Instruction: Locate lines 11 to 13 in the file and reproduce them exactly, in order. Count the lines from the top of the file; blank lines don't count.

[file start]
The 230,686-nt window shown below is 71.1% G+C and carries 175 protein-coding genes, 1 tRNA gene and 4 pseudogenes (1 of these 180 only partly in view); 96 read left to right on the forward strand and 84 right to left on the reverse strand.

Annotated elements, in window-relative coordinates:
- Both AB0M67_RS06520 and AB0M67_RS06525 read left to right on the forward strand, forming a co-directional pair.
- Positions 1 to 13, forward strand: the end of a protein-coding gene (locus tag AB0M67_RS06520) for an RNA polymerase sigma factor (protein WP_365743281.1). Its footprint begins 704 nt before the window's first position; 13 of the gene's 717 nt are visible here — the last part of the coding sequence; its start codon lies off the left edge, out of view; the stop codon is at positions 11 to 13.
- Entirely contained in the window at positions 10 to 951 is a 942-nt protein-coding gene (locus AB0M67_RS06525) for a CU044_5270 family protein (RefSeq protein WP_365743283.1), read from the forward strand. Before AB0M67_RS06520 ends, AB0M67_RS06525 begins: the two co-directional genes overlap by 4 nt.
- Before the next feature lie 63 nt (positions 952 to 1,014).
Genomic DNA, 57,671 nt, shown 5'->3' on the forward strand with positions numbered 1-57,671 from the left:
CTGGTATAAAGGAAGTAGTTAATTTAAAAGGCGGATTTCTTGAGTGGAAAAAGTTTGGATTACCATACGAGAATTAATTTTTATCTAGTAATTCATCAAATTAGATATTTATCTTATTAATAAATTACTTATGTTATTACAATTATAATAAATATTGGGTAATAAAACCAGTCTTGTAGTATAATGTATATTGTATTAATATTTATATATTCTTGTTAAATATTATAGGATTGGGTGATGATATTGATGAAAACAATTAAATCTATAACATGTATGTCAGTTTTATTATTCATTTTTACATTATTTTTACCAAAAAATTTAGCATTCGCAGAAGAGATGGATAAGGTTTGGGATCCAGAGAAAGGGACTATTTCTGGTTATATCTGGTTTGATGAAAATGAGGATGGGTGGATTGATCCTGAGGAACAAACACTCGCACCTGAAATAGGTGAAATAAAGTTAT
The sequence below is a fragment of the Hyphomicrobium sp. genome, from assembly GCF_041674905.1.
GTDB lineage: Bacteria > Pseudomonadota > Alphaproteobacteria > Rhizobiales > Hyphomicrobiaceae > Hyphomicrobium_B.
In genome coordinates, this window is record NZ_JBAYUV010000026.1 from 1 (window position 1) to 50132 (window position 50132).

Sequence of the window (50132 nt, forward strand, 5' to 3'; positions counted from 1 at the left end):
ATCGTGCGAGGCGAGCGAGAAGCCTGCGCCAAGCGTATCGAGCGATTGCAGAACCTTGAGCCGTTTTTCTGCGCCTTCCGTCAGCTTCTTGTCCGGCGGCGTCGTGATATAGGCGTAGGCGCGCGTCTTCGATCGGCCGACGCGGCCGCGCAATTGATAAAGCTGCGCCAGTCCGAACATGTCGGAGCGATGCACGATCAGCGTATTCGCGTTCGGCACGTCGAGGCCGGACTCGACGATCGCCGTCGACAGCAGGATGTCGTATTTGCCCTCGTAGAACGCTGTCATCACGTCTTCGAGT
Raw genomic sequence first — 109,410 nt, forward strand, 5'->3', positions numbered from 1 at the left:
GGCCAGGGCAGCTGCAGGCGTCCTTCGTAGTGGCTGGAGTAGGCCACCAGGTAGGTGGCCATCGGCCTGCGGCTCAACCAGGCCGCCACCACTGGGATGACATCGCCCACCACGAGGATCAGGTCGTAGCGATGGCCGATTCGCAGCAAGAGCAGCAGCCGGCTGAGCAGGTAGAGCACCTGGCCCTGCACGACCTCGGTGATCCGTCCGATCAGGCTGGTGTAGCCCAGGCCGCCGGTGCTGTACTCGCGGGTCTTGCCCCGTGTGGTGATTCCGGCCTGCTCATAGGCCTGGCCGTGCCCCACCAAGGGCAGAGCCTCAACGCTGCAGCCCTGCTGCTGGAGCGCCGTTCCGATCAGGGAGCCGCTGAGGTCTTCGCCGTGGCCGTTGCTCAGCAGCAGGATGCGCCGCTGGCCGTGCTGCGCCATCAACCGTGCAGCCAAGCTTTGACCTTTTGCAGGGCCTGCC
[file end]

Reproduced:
In genome coordinates, this window is record NZ_JBAYUV010000026.1 from 1 (window position 1) to 50132 (window position 50132).

Sequence of the window (50132 nt, forward strand, 5' to 3'; positions counted from 1 at the left end):
ATCGTGCGAGGCGAGCGAGAAGCCTGCGCCAAGCGTATCGAGCGATTGCAGAACCTTGAGCCGTTTTTCTGCGCCTTCCGTCAGCTTCTTGTCCGGCGGCGTCGTGATATAGGCGTAGGCGCGCGTCTTCGATCGGCCGACGCGGCCGCGCAATTGATAAAGCTGCGCCAGTCCGAACATGTCGGAGCGATGCACGATCAGCGTATTCGCGTTCGGCACGTCGAGGCCGGACTCGACGATCGCCGTCGACAGCAGGATGTCGTATTTGCCCTCGTAGAACGCTGTCATCACGTCTTCGAGT